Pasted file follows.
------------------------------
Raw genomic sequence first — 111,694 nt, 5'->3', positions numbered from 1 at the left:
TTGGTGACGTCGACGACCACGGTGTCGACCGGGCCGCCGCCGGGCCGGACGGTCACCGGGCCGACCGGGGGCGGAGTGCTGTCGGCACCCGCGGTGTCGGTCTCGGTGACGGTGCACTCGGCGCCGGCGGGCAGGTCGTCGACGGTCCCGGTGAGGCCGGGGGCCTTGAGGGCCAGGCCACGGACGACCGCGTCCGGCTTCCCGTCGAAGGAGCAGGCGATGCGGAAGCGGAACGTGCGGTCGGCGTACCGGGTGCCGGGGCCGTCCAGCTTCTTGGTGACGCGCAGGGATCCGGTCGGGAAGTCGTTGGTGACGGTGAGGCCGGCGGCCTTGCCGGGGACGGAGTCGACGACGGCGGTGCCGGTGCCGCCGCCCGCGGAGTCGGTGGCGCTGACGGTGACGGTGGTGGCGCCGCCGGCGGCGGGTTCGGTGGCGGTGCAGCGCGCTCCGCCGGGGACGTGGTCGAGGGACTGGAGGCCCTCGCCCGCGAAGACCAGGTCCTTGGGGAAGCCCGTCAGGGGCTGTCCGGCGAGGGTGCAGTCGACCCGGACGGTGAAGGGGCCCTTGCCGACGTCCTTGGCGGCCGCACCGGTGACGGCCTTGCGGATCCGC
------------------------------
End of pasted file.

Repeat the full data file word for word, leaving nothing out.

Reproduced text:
Raw genomic sequence first — 111,694 nt, 5'->3', positions numbered from 1 at the left:
TTGGTGACGTCGACGACCACGGTGTCGACCGGGCCGCCGCCGGGCCGGACGGTCACCGGGCCGACCGGGGGCGGAGTGCTGTCGGCACCCGCGGTGTCGGTCTCGGTGACGGTGCACTCGGCGCCGGCGGGCAGGTCGTCGACGGTCCCGGTGAGGCCGGGGGCCTTGAGGGCCAGGCCACGGACGACCGCGTCCGGCTTCCCGTCGAAGGAGCAGGCGATGCGGAAGCGGAACGTGCGGTCGGCGTACCGGGTGCCGGGGCCGTCCAGCTTCTTGGTGACGCGCAGGGATCCGGTCGGGAAGTCGTTGGTGACGGTGAGGCCGGCGGCCTTGCCGGGGACGGAGTCGACGACGGCGGTGCCGGTGCCGCCGCCCGCGGAGTCGGTGGCGCTGACGGTGACGGTGGTGGCGCCGCCGGCGGCGGGTTCGGTGGCGGTGCAGCGCGCTCCGCCGGGGACGTGGTCGAGGGACTGGAGGCCCTCGCCCGCGAAGACCAGGTCCTTGGGGAAGCCCGTCAGGGGCTGTCCGGCGAGGGTGCAGTCGACCCGGACGGTGAAGGGGCCCTTGCCGACGTCCTTGGCGGCCGCACCGGTGACGGCCTTGCGGATCCGC